BURA GRAVITY: A FIRST OF ITS KIND IRRIGATION PROJECT IN KENYA
The Bura Irrigation and Settlement Scheme Rehabilitation Project, which is under construction, is planned to transform lives and advance irrigated agriculture in Tana River County. We sat down with the project manager, Eng Joseph Karangu Wairore, for its details, execution, and timelines.
He has a Master’s degree in Civil Engineering from the University of South Australia, post-graduate diploma in Hydraulic Engineering in River Basins from Hydraulic Research Institute- Cairo and a Bachelor’s degree in Agricultural Engineering from Egerton University.
Eng. Karangu has more than 25 years of engineering experience and has worked with the Ministry of Water, Land Reclamation and Rural Development, Ministry of Water and Irrigation, Water and Flood Water Management and now the National Irrigation Authority as a Principal Irrigation Engineer.
How was Bura Irrigation and Settlement Scheme Rehabilitation Project conceptualised?
Bura Irrigation and Settlement Scheme was initiated by the Kenya Government in 1978 and was completed in 1981. At inception, the schemes irrigation infrastructure comprised of a temporary pumping station at Nanighi with four pumps with a total discharge of 5.8 m3/second, a sedimentation basin, 50km main canal, 11km branch canals and 10-night storage reservoirs capable of irrigating 12,000 acres.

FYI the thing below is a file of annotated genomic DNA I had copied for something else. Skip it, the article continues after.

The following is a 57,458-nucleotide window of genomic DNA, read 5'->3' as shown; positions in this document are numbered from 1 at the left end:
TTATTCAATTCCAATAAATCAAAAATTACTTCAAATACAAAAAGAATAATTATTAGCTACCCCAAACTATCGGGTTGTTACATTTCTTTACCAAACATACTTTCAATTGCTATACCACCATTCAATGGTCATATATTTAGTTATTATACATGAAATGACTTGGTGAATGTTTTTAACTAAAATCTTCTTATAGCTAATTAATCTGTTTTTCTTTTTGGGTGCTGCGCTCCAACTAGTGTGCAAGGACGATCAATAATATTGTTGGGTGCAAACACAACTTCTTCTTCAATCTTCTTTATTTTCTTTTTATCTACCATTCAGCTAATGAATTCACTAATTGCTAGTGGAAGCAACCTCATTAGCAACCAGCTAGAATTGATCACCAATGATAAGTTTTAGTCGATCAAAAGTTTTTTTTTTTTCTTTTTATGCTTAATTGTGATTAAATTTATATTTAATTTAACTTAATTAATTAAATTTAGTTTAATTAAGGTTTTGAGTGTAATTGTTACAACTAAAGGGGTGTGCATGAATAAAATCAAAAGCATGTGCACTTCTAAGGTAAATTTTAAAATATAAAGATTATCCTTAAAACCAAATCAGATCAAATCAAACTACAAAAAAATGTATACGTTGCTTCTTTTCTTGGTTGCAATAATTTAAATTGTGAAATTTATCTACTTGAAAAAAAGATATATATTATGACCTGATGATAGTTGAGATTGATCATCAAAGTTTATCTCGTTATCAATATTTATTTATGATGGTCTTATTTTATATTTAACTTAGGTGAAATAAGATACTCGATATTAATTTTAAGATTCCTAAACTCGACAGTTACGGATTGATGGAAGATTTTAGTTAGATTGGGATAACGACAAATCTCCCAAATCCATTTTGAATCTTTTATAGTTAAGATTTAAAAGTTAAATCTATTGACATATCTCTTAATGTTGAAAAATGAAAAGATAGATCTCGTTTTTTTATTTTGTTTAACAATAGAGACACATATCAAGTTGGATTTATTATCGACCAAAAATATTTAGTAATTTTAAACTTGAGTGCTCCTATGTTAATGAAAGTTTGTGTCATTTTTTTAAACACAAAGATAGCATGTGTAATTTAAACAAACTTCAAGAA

The scheme produced food crops and high quality cotton between 1982 and 1989 when the scheme irrigation water supply became irregular and unreliable affecting the expansion and sustainability of the scheme.
The government with the assistance from Kuwait Fund for Economic Development (KF) commissioned a study in the 90s with the aim of identifying the challenges affecting scheme. The study identified high cost of operation and maintenance of the scheme as the major challenge affecting the reliability of water supply to the scheme. This was attributed to the use of pump-fed system that requires fuel whose price is ever increasing, routine maintenance of the pumps and replacement of the same after the expiry of their life span. These cost severely strained the available scheme recurrent budget.
The study recommended upgrading of the irrigation scheme from pump-fed irrigation system to gravity-fed system and increase the amount of abstracted water from the current 3m3/second to 11m3/second to allow reliable irrigation of 25,000 acres. Hence the Bura Irrigation and Settlement scheme rehabilitation project.
This would be achieved through Construction of Korakora gravity Intake, including protection works, construction of new conveyance system from Korakora to Nanighi: 26km long from the new intake site to join the existing main supply canal and Rehabilitation of existing irrigation infrastructure. This is the Bura Irrigation Rehabilitation and Settlement Project.
When did the construction start?
After completion of the project’s feasibility study and thorough design in 1990s, construction works started on May 27, 2013.